Imminent changes to Statutory Sick Pay: what HR needs to know

Workers have returned to offices
Workers have returned to offices - Image © Prostock-studio -

Imminent changes to Statutory Sick Pay (SSP) will take employers by surprise, and force them to have to decide whether Covid-19 is now just an illness like any other, according to experts.

But they also warn it will create a situation of employers having to choose between letting people with Covid-19 come to workplaces or whether they pay them for being off – even when they are not, officially speaking, ‘sick’.

As part of the government’s 'living with Covid' policy, from 24 March, current Covid-19 related statutory sick pay (SSP) rules will end.

Living with Covid:

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Over a third of Brits would go into work Covid-positive

Pre-pandemic rules will apply, meaning anyone unwell with coronavirus will only be paid SSP from the fourth day of their absence. Workers’ right to claim SSP due to sickness or self-isolating from the first day of absence will also come to an end.

“The changes mean that for those that are genuinely ill, Covid will now be treated like any illness,” said Katie Hodson, partner, and head of employment at SAS Daniels.

Speaking to HR magazine, she added:“Technically the SSP changes will mean that people who are asymptomatic are not technically ‘sick’ because SSP from day one no longer applies. The government is also saying there is no mandatory self-isolation, and people can now go into work.

“This will create significant confusion because the alternative to not paying people some form of sick pay will be having staff with Covid-19 coming into offices, potentially mixing with vulnerable people. Also, there is a question mark over whether businesses will be able to afford to pay a form of SSP, to stop employees coming in if they don’t want them to.”

According to David Sheppard, who leads the employment law team at Capital Law, all these machinations mean Covid still cannot be treated like a normal illness. He told HR magazine: “Employers still have health and safety obligations, and while the magnitude of risk has declined, they still need risk assessments.”

“What I think must happen is that companies may have to establish their own enhanced sick pay if they expect people to be off who are capable and willing to work. Contractually employees will have a right to be paid. If a company wants to enforce them to stay at home, they need to pay them.

“Whether it’s full pay, or SSP or enhanced SSP becomes the grey area. As government has stepped away, companies will be left filling the gap. They must now devise a full ‘post-Covid’ Covid policy.”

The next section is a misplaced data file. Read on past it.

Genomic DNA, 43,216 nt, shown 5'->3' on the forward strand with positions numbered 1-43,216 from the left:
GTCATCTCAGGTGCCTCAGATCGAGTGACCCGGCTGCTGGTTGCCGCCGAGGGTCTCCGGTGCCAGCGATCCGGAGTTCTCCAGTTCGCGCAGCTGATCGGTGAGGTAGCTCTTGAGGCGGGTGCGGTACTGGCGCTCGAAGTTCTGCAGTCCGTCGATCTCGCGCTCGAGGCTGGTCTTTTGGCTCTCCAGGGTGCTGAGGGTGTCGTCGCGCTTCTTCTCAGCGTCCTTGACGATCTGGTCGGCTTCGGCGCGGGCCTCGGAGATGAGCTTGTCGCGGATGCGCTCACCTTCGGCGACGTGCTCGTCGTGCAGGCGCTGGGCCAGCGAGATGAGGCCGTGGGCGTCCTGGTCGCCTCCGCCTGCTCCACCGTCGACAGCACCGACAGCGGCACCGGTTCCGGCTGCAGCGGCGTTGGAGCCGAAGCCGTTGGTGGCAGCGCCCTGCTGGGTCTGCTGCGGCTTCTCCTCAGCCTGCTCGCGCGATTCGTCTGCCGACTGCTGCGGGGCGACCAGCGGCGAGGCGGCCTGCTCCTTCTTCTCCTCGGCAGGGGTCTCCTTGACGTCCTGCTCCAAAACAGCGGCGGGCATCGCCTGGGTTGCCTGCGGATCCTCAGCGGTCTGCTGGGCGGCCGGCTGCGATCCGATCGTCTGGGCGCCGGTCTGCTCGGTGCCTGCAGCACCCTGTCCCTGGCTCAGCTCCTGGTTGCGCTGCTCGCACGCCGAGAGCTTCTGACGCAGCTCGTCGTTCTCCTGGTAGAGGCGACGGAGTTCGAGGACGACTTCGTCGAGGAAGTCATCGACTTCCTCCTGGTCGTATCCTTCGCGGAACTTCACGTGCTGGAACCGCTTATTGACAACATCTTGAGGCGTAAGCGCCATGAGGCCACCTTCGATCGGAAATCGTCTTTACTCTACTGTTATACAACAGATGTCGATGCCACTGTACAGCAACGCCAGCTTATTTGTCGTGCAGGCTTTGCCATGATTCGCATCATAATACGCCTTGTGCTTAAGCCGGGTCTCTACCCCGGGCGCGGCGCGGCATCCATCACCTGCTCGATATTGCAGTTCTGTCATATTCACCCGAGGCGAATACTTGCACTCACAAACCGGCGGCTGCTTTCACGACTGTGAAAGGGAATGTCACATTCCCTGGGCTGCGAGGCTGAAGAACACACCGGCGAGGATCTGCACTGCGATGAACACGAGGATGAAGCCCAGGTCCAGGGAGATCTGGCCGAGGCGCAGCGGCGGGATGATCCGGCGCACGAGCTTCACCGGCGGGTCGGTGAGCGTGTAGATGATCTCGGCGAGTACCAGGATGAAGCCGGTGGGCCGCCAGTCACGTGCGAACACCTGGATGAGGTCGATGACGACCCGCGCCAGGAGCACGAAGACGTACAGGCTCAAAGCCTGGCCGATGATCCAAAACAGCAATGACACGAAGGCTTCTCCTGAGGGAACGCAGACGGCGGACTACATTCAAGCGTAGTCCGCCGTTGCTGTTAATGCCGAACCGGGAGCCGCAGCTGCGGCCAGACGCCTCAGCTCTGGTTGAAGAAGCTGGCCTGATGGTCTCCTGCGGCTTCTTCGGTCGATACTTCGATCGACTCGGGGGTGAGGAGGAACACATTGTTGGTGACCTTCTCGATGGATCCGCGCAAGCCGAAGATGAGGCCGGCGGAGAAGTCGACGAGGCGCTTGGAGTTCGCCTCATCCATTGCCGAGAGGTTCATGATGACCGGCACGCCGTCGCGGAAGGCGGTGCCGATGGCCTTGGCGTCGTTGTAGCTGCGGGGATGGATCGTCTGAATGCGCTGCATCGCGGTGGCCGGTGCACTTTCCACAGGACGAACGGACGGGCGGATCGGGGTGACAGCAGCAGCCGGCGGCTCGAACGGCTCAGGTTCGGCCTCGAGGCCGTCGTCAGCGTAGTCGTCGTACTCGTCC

Bodies like the CIPD and TUC have long been campaigning for SSP to be widened and enhanced.

Last December, the CIPD’s What should effective sick pay look like? report concluded SSP needed to provide a better financial safety net for those with Covid-19.

Speaking to HR magazine Rachel Suff, senior employment relations adviser, CIPD, said: “The government wants a 'living with Covid' strategy, but if SSP doesn’t encourage the right behaviours and organisations don’t pay an enhanced form of SSP, people will be forced to come to work when they’re ill. This is especially the case given current pressures on the cost of living.”

She added: “We would urge all companies to go beyond SSP if they can, but it’s clear that in the longer term the whole model for who pays when people are off ill needs looking at. 

"At the moment, people are either sick, or not sick; there’s no provision for those with Covid – or any other illness – who can still work at home, but shouldn’t come into the office.”

Encouragingly the CIPD report revealed that two thirds (62%) of employers surveyed said SSP is too low and should be increased. The CIPD wants government to raise SSP to be at least equivalent to someone earning the National Minimum Wage/National Living Wage.

Ultimately, Julie Provino, former HRD and now founder of VeryHR, says responsible employers will be left with no choice but to pay people not to be at work.

Speaking to HR magazine she said: “HRDs I speak to all say the same thing: while we’re moving to the stage where Covid is treated as a normal illness, employees aren’t yet ready for this. There’ll be mass panic if people are allowed to return to work while having Covid still. Companies are going to have to pay people not to come in. The distraction, unrest, and upset from other staff will be too great to ignore.”

A second change that is also coming into force is the end of the Statutory Sick Pay Rebate Scheme (SSPRS). Employers will now only be able to make claims for their employees’ coronavirus-related absences or self-isolation absences that occur up to 17 March 2022.

Commenting on this, Kate Palmer, associate director of HR Advisory and consultancy at Peninsula told HR magazine: “The rebate scheme has been a lifeline to smaller businesses who have faced widespread absences owing to the pandemic.

“They will now have to take on the associated costs of SSP from day four of absence. They may also have consider offering enhanced sick pay to encourage employees to self-isolate.”